Rajasthan Polls: Desert Residents Debate Development Perspectives
Elections with The Citizen
As one travels along the districts in the Thar desert along the international border with Pakistan, one gets to see and understand different perspectives on development. For people here in Rajasthan, development is much more than what it’s made out to be by the business, political and administrative classes.
Interaction with a cross section of people reveals how seemingly small political interventions by different governments over a period of time have the potential to go a long way. At the same time one sees the dark underbelly of what is peddled as achievements by the media. In fact, the most important aspect of the border areas is that their remoteness often results in things not getting reported from here.
A journey on the Lalgarh-Jaisalmer Express from Bikaner to the Golden City was a revealing experience, as the train chugged along the desert crossing towns like Phalodi and Pokhran with people interjecting in discussions. Incidentally, Phalodi is known as the Salt City because of the salt enterprise here. It is also the nerve centre of political betting in Rajasthan and locals claim that most of the time those betting on parties and faces here are proven correct. Perhaps this is the reason that smaller media outlets are reporting on the Satta market of Phalodi on a daily basis.
The place is also known to record the highest summer temperatures in the country, which can cross 50 degrees. And Pokhran needs no introduction as it was the site for India’s nuclear tests both in 1998 and 1974. The place is known for the five salt ranges that surround it.
Coming back to the issues of development, an interesting interjection came from fellow passenger Monali, who is preparing for the National Eligibility Test (NET) in her parental town of Phalodi after having completed her MSc in Chemistry and now married in Bikaner. “It is not a matter of pride that temperatures have started shooting up above 50 degrees in Phalodi. We just get to hear about global warming with no real efforts to tackle it. Only people like us know what extreme temperatures and water scarcity really means. Employment is the other major issue that needs to be addressed in these parts. If I do not clear the NET and get a proper job, there is no point working in a private educational institution since the wages there are a pittance. Private schools do not pay teachers more than Rs 5000 to Rs 6000.”
She further added, “People have a tendency to marry off their daughters at the earliest and do not want to send them outside for employment. The problem is severe even for the men, who have to go to places like Jodhpur, Jalore and Mumbai for small private jobs. The scenario can be understood from the fact that postgraduates often work in the granite unit of Jalore and are even willing to work as peons in the government sector.”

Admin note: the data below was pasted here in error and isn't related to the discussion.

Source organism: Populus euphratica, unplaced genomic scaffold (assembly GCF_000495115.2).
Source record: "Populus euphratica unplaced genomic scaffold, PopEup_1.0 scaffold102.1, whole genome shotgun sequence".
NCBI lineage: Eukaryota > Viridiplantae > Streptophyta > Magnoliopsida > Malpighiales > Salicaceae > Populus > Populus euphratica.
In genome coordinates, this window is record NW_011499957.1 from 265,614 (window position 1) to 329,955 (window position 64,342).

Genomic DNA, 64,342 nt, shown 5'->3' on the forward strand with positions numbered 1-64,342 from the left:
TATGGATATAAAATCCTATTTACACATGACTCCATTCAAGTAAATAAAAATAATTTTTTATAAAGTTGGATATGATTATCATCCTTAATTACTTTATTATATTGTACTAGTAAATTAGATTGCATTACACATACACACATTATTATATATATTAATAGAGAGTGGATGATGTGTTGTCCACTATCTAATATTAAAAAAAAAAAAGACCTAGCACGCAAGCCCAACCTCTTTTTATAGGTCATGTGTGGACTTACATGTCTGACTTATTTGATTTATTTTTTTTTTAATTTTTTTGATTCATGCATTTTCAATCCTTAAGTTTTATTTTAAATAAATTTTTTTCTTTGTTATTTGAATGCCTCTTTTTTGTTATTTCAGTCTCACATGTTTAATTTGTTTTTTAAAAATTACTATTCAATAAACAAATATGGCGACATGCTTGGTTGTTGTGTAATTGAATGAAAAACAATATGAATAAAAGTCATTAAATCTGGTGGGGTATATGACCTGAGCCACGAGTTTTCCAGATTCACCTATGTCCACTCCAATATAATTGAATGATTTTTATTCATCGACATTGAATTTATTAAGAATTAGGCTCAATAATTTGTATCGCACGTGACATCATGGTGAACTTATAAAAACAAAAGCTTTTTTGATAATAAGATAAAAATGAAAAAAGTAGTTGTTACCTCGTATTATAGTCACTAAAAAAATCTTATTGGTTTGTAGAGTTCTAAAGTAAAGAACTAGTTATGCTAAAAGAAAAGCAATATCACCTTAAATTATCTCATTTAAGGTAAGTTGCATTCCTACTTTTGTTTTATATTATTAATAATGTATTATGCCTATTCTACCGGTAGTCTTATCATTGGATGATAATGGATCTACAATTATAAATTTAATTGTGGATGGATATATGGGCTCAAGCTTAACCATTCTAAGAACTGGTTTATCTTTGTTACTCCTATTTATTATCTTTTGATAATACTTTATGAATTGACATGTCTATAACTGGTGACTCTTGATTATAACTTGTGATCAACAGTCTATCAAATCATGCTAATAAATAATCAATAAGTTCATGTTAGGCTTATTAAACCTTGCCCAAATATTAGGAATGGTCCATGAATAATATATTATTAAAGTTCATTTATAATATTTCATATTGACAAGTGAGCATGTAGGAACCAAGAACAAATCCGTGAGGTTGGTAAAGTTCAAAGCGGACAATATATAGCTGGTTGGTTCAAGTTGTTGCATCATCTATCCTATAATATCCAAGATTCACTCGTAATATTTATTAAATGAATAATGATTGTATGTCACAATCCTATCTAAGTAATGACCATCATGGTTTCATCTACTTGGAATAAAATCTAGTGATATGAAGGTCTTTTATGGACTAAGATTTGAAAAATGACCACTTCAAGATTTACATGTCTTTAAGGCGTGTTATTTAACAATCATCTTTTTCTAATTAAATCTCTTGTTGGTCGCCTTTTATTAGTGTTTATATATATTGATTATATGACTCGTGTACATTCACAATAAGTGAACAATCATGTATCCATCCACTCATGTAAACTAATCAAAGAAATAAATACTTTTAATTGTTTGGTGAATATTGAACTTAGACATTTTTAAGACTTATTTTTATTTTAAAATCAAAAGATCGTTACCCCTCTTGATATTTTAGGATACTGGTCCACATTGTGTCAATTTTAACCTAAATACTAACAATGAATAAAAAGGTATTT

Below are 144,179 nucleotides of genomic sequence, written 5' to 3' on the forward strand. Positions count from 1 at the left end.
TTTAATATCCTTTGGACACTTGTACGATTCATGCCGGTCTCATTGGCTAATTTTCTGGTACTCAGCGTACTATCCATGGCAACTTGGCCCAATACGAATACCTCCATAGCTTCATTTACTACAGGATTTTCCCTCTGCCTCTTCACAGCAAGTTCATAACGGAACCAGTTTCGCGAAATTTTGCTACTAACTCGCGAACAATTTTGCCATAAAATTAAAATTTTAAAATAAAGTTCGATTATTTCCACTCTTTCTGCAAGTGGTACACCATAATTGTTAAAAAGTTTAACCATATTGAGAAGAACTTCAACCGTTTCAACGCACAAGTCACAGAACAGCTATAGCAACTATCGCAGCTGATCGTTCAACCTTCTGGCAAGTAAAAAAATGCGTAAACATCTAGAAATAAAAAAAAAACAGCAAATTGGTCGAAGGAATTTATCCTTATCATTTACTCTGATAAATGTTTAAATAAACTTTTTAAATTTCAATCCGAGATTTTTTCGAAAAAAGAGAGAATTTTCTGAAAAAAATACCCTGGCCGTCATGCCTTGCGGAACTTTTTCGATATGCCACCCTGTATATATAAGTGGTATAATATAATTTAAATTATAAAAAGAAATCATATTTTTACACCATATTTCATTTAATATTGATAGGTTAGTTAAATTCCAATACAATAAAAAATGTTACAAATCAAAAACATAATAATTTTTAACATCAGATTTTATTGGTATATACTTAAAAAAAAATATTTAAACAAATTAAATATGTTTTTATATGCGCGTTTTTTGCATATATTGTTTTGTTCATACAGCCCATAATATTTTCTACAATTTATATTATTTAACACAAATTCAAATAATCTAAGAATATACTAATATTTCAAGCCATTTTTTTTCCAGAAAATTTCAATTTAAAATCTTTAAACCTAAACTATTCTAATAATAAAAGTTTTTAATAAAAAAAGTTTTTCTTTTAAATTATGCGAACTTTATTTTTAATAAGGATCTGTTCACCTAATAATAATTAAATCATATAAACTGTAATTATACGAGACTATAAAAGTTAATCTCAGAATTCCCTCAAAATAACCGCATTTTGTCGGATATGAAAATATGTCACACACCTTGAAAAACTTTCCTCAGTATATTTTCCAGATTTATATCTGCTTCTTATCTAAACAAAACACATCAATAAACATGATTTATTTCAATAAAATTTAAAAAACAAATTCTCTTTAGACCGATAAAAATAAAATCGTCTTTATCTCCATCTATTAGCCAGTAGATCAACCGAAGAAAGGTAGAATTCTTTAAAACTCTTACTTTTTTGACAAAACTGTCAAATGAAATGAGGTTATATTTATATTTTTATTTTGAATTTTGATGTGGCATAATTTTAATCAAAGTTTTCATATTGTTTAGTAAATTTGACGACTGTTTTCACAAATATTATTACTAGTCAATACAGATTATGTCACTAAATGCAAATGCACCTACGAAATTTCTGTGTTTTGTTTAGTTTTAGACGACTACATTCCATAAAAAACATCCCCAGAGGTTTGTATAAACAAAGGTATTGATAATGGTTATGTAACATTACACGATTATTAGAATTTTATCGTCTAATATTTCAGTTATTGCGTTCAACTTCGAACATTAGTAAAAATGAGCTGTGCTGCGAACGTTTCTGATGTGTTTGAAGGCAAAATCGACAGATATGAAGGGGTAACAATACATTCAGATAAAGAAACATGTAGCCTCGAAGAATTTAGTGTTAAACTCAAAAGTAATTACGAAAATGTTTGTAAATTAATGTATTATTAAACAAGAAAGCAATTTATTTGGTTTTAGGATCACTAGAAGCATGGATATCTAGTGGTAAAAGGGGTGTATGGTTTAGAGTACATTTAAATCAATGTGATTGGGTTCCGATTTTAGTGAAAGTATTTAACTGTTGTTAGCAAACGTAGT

Another fellow traveller, Manu, who came from the Hanumangarh district, had a much broader perspective on issues in the region, given her vocation as field facilitator in a social sector organisation.
“There are multiple problems at every level. If one talks of farming, the farmers in these parts are largely into cultivation of cumin and fennel. The recent spurt in cumin prices had led to everyone going in for its cultivation and now the prices are crashing. Farming is no longer remunerative and in the hope of getting a good crop the use of pesticides is on the increase in a big way. This along with the depleting groundwater table is leading to a crisis in the future. You have to dig almost 1,200 feet to touch water in some of these parts. But these issues hardly get reported or deliberated upon,” she explained.
Manu also shared insights into the social scenario. “There is a lot that needs to be done in the field of education, health and hygiene in the case of women. There are still communities that are reluctant to send their girls to schools. Higher education needs to be made more accessible. Then there are the social evils of caste and gender inequality that one gets to experience regularly. Come to think of it, a beautiful concept of Indira Rasoi Yojana, under which a person can have a meal at just Rs 8 in the Indira Rasois (kitchens) in rural areas that are run by women’s groups with the help of the government, is often having problems on account of people not availing of the facility because of casteism. But concepts like Indira Rasois, giving smartphones to women, giving bicycles to girl students and starting English schools are interventions that have a huge potential to turn things around,” she said, pointing out that women in the remote villages in the desert have the courage and ability to work wonders if given an opportunity.